Overview of Cryptography and Encryption Techniques

1801 words (7 pages) Essay

9th Apr 2018 Computer Science Reference this


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What is cryptography

Cryptography is the discipline of cryptography and cryptanalysis and of their interaction. The word “cryptography” is derived from the Greek words “Kryptos” means concealed, and “graphien” means to inscribe. It is the science of keeping secrets secret. One objective of cryptography is protecting a secret from adversaries. Professional cryptography protects not only the plain text, but also the key and more generally tries to protect the whole cryptosystem. Cryptographic primitives can be classified into two classes: keyed primitives and non-keyed primitives as in the figure. The fundamental and classical task of cryptography is to provide confidentiality by encryption methods. Encryption (also called enciphering) is the process of scrambling the contents of a message or file to make it unintelligible to anyone not in possession of key “key” required to unscramble the file or message. Providing confidentiality is not the only objective of cryptography. Cryptography is also used to provide solutions for other problems: Data integrity, Authentication, Non-repudiation.

Encryption methods can be divided into two categories: substitution ciphers and transposition ciphers. In a substitution cipher the letters of plaintext are replaced by other letters or by symbols or numbers. Replacing plaintext bit pattern with cipher text bit patterns is involved in substitution when plaintext is viewed as a sequence of bits. Substitution ciphers preserve the order of plaintext symbols but disguise them. Transposition ciphers, do not disguise the letters, instead they reorder them. This is achieved by performing some sort of permutation on the plaintext letters. There are two type of encryption :symmetric(private/secert) encryption key and asymmetric(public) key encryption.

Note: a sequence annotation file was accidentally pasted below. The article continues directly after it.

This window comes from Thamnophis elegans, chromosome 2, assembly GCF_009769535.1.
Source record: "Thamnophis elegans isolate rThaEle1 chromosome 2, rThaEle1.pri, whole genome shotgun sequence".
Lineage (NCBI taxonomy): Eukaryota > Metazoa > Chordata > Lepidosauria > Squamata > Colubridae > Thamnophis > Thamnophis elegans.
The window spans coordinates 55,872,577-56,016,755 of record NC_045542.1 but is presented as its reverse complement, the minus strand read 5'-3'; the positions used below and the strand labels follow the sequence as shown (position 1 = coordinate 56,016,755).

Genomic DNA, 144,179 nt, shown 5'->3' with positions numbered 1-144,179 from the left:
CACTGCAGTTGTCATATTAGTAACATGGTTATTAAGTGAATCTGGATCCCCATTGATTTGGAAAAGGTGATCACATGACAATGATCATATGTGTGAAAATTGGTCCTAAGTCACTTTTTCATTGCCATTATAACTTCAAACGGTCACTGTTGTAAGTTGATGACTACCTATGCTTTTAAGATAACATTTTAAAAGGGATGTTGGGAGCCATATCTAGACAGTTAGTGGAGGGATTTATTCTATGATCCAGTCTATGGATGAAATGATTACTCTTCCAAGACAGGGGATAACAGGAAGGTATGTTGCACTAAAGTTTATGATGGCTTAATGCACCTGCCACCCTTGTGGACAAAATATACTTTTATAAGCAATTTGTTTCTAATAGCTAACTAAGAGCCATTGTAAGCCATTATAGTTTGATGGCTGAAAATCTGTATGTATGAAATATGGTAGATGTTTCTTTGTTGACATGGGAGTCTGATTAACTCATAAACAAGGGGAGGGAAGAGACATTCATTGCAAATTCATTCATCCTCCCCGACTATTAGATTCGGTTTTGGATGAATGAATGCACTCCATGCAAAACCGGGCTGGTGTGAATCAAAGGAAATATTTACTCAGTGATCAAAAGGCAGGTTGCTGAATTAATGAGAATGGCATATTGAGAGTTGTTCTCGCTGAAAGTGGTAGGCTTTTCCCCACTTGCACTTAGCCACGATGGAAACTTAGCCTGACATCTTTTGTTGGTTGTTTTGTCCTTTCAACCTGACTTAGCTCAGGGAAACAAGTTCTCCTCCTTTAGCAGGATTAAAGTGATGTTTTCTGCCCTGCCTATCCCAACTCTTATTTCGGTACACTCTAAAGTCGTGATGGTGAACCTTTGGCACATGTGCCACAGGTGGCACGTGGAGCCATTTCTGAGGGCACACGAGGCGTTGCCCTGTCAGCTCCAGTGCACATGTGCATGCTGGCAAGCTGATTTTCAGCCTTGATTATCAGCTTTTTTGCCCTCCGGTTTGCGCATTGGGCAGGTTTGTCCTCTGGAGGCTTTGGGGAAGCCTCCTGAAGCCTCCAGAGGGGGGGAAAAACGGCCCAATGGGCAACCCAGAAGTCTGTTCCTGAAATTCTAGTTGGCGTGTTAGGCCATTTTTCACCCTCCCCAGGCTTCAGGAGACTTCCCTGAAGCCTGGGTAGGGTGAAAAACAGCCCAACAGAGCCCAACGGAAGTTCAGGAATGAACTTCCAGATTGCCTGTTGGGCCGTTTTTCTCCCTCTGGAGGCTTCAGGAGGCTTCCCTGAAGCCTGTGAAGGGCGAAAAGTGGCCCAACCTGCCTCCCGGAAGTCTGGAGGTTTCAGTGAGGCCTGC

Conventional encryption model

A conventional encryption model can be illustrated as assigning Xp to represent the plaintext message to be transmitted by the originator. The parties involved select an encryption algorithm represented by E. the parties agree upon the secret key represented by K. the secret key is distributed in a secure manner represented by SC. Conventional encryption’s effectiveness rests on keeping the secret. Keeping the key secret rests in a large on key distribution methods. When E process Xp and K, Xc is derived. Xc represents the cipher text output, which will be decrypted by the recipient. Upon receipt of Xc, the recipient uses a decryption algorithm represented by D to process Xc and K back to Xp. This is represented in the figure. In conventional encryption, secrecy of the encryption and decryption algorithm is not needed. In fact, the use of an established well known and tested algorithm is desirable over an obscure implementation. This brings us to the topic of key distribution.